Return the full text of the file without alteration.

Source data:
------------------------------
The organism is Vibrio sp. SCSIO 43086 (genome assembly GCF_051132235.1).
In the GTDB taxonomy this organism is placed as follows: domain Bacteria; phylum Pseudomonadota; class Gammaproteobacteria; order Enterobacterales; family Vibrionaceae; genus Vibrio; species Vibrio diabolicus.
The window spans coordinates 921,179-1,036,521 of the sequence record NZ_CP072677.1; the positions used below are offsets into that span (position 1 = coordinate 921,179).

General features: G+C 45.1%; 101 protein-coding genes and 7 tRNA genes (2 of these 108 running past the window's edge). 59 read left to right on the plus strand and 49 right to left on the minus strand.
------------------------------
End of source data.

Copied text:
The organism is Vibrio sp. SCSIO 43086 (genome assembly GCF_051132235.1).
In the GTDB taxonomy this organism is placed as follows: domain Bacteria; phylum Pseudomonadota; class Gammaproteobacteria; order Enterobacterales; family Vibrionaceae; genus Vibrio; species Vibrio diabolicus.
The window spans coordinates 921,179-1,036,521 of the sequence record NZ_CP072677.1; the positions used below are offsets into that span (position 1 = coordinate 921,179).

General features: G+C 45.1%; 101 protein-coding genes and 7 tRNA genes (2 of these 108 running past the window's edge). 59 read left to right on the plus strand and 49 right to left on the minus strand.